This application addresses broad Challenge Area (08) Genomics, and specific Challenge Topic 08-CA-104: Regulatory functions of small RNAs. Our goal is to identify small RNAs (smRNAs) as regulators of histone modifying enzymes, mediating interactions with promoters and/or non-coding RNAs present in promoter proximal regions and mediating long-term effects on gene expression. This is a novel model that would tie together genome-encoded small RNAs, non-coding RNAs, and the regulation of histone modifications, leading to long-term modulation of gene expression. Epigenetic modifications are inheritable alterations to the genome in the form of enzymatic manipulations of key histone residues, or the methylation of specific cytosines in the DNA sequence. Carcinogenesis is likely to include aberrant use of this pathway to cause long-term changes in gene expression in transformed cells. In fact, epigenetic dysregulation is a hallmark of numerous cancers, and compounds which broadly affect histone modifications are under intense scrutiny as cancer therapies. While this strategy may be effective, we believe that it will be possible to therapeutically target epigenetic modulation of selected genes by exploiting the existing RNAi machinery, as demonstrated for several smRNAs and genes. This project aims to understand the relationship between small, non-coding RNA sequences and epigenetic histone modifications, and explore the mechanisms by which epigenome-modifying complexes may be recruited by small RNAs to their target DNA sequences. Comparison of smRNAs identified in human embryonic stem cells by deep sequencing with genomic alignment sites and previously published epigenomic data of key histone modifications has identified striking association between these two previously independent pathways. In this proposal we will test the hypothesis that smRNAs mediate the placement of epigenetic marks. Specifically, we will (1) identify and characterize classes of smRNA sequences associated with specific chromatin modifications in human ES Cells during neural differentiation;(2) bioinformatically predict as yet unobserved smRNA-mediated epigenetic effects;and (3) experimentally confirm the functional interaction between small non-coding RNAs and epigenetic modifications in hESC. Epigenetic marking is one of the next great questions in biology and medicine. We propose that endogenous smRNAs are the key link between histone modification mechanisms and individual genomic loci. If smRNAs do in fact direct epigenetic modifications, this may represent a novel mechanism by which cells are capable of transcriptional regulation. This will provide both additional therapeutic targets and enhanced understanding of disease etiologies for regions of altered histone modification during cancers.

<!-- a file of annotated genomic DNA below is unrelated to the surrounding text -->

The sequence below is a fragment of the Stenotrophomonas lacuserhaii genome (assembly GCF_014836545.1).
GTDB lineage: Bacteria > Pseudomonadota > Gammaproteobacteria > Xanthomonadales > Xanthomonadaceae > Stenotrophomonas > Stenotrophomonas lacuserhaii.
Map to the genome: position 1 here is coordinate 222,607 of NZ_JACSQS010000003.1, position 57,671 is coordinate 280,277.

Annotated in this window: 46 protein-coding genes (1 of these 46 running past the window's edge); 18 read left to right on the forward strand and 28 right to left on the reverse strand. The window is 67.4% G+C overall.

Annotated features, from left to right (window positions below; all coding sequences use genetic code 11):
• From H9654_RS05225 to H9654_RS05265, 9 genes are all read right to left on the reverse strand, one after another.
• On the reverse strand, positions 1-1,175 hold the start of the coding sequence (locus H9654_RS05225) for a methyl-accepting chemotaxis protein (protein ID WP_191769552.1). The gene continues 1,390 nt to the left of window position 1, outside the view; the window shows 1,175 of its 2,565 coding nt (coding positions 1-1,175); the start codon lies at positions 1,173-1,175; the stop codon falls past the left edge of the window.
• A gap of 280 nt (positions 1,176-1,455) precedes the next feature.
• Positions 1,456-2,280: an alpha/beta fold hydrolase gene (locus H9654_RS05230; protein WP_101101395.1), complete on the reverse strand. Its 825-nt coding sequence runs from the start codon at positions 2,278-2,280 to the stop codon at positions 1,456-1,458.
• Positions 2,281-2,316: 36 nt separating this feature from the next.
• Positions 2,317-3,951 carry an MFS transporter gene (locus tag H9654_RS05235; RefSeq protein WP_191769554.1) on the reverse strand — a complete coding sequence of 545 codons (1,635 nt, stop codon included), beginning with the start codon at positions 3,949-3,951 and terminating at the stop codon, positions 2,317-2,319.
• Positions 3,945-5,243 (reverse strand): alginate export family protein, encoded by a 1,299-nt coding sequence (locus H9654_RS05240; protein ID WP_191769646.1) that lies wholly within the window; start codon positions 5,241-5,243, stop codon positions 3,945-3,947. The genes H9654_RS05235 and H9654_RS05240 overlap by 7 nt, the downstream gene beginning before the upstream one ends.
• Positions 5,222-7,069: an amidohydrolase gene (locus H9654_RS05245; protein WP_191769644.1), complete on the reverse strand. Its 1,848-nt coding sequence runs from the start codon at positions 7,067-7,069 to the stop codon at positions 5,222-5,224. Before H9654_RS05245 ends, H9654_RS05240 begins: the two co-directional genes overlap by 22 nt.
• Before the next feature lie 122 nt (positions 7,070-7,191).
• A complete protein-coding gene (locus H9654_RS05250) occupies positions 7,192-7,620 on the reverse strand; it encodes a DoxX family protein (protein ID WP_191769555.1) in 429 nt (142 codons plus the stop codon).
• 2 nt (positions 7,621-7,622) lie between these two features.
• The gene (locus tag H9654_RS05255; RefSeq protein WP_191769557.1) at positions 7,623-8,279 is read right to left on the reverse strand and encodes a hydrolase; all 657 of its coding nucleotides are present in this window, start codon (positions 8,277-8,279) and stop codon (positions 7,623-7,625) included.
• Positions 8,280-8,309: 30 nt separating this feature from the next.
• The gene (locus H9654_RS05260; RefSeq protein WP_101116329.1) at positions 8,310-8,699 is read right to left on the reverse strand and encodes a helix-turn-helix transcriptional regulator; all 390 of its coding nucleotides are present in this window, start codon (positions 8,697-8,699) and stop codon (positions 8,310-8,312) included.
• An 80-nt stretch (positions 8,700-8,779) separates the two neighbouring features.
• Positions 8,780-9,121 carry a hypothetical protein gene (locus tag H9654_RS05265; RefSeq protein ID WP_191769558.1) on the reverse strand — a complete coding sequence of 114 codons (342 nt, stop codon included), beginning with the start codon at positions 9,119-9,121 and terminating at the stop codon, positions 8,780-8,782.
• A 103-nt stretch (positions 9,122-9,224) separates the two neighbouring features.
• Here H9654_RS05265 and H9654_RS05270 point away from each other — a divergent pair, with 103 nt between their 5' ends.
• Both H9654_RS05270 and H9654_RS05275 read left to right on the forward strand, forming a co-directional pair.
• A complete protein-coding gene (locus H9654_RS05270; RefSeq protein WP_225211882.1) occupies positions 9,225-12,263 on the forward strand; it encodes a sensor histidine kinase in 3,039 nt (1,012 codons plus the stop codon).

Epigenetic dysregulation is a hallmark of several human disorders and numerous cancers. Histone modifications represent one mechanism of epigenetic regulation that directly affects the transcriptional availability of adjacent genomic elements. This project aims to identify the relationship between small, non-coding RNA sequences and epigenetic histone modifications, and explore the mechanisms by which epigenome modifying complexes may be recruited by small RNAs to their target genomic regions. The association of small RNAs with specific histone modifications provides understanding of disease etiologies and suggests mechanisms to transcriptionally regulate target genes in patients.
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